It is a necessary part of this trade that once an item is made it has to be documented for a variety of purposes e.g., inventory, sales promotion, exhibition and a portfolio record of the artist’s work. Very few craftspeople can afford to hire a professional photographer to take pictures of all the things they make, so most of us become more or less proficient at taking our own photos. Many of us do our own photography for the full range of purposes that images are needed for, and supplement our efforts with professionally done images for more important publicity work such as a magazine cover.
So why all this attention on changing the mining industry? Wouldn’t it be better to just stop using newly mined material altogether and work with the massive amounts of metal that have already been pulled from the earth over the past ten thousand years? More and more these days jewelers have options available to them to use recycled metals and findings. Some jewelers are even working directly with their customers to reclaim old, unwanted jewelry and repurpose it for new pieces. What could be more personally meaningful and ecological than this? Unfortunately, it’s not that simple.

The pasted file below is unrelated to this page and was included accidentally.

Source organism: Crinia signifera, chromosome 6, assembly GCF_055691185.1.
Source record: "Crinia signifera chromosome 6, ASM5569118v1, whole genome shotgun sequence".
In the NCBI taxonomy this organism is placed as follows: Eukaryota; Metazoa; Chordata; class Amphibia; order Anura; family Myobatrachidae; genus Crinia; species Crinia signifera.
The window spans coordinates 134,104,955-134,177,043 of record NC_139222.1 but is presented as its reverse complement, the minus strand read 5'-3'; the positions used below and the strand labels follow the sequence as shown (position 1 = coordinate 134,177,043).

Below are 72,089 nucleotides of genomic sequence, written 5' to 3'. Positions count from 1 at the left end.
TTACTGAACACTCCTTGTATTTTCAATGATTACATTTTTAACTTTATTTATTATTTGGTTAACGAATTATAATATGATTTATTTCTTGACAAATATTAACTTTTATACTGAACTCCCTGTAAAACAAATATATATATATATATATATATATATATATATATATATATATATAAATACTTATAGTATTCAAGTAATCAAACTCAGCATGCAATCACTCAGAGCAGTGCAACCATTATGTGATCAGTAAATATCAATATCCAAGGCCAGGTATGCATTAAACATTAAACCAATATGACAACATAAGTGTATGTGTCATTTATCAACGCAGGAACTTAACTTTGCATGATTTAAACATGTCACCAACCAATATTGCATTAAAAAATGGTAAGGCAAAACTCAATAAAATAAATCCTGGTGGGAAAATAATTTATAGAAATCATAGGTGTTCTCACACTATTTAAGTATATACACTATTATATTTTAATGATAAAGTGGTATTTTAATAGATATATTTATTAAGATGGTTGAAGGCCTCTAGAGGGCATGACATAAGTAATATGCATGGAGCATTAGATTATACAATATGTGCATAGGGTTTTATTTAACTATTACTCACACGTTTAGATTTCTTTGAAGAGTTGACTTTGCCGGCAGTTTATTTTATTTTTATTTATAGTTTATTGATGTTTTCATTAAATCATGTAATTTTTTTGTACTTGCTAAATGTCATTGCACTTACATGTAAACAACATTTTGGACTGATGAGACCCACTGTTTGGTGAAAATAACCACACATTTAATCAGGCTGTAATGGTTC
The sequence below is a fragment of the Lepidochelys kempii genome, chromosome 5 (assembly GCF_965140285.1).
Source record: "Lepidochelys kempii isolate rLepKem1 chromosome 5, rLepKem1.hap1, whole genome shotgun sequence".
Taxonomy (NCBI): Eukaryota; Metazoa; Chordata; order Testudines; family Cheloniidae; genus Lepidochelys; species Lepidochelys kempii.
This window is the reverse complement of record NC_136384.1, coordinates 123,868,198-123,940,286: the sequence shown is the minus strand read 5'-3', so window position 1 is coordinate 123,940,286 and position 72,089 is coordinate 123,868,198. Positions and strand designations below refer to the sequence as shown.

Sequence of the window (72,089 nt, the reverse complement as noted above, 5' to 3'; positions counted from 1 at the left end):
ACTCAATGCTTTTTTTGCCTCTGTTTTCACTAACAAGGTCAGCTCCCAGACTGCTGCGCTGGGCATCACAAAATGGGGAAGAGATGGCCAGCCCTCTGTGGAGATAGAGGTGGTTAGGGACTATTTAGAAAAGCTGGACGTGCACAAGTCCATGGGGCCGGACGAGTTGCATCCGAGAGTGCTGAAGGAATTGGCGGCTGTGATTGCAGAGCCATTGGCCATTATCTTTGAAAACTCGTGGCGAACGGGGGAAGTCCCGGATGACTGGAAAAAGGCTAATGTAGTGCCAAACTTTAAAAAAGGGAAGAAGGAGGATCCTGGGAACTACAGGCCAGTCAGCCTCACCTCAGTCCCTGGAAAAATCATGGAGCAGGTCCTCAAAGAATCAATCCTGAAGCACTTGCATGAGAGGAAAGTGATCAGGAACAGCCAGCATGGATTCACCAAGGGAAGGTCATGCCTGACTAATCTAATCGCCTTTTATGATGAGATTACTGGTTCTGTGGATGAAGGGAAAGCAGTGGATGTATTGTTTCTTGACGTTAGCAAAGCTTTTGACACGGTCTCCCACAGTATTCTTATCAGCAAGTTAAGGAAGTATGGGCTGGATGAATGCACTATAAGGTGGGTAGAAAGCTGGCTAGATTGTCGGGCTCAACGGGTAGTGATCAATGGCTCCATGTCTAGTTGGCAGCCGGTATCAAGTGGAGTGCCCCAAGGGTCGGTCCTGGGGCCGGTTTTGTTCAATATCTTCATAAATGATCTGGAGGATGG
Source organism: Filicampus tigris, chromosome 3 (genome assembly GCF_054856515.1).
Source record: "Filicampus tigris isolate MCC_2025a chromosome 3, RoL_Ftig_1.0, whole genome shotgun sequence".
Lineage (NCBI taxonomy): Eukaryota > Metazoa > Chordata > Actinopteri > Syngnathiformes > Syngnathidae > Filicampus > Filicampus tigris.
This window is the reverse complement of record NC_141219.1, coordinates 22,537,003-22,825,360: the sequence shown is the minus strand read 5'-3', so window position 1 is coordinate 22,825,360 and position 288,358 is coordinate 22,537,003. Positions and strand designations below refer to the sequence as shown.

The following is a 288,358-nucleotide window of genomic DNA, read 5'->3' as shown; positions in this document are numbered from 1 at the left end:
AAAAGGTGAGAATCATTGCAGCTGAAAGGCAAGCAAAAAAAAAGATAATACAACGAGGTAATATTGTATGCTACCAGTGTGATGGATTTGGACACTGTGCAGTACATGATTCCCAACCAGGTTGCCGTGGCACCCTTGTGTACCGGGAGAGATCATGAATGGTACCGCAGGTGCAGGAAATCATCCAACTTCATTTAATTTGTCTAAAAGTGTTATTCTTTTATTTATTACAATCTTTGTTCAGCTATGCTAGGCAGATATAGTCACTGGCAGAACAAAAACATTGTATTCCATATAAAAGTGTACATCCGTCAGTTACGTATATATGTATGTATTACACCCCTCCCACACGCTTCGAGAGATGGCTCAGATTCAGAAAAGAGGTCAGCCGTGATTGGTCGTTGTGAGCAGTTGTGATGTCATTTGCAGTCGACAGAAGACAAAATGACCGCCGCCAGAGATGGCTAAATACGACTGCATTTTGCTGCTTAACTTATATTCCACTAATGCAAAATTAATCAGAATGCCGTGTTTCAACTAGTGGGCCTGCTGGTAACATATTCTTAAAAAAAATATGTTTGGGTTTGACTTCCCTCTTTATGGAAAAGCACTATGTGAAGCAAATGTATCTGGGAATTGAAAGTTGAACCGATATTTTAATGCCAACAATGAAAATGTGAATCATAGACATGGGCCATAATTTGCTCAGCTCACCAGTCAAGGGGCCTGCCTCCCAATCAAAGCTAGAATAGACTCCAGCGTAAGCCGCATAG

As artisan jewelers those of us involved in the craft arts walk a distinctive path between entrepreneur and artist. While we have a definite interest in creating success for ourselves and those individuals with whom we share our businesses, we are also engaged in a labor of love, manifesting the gift of our creativity in substantive objects that have their own integrity and meaning. In his seminal work, The Gift, Lewis Hyde writes about the use of the term “gift” as having a multitude of different applications, especially as it relates to the arts.
Why is it we do what we do? Certainly there are easier ways of succeeding as entrepreneurs. For those seeking profit the jewelry craft arts are hardly the ideal. And from the artistic perspective jewelers lack much of the freedom associated with many of the other arts – painting, sculpting, music. We generally have to adhere in greater degree to a functionality bounded and communicated to us by a highly competitive and demanding marketplace.
What is the tool do you covet most? Why? And what would you do with it if you got it? The title questions remind us of the old joke about the dog chasing after a car. The punch line being, what would he do with it if he caught it?
We’re like that with tools. You see, like most of our metalworking friends, we are unabashed tool junkies. So, the tool we covet the most is the one (any one) we don’t have. Who knows what we would do with it once we got it (whatever “it” is). Who cares!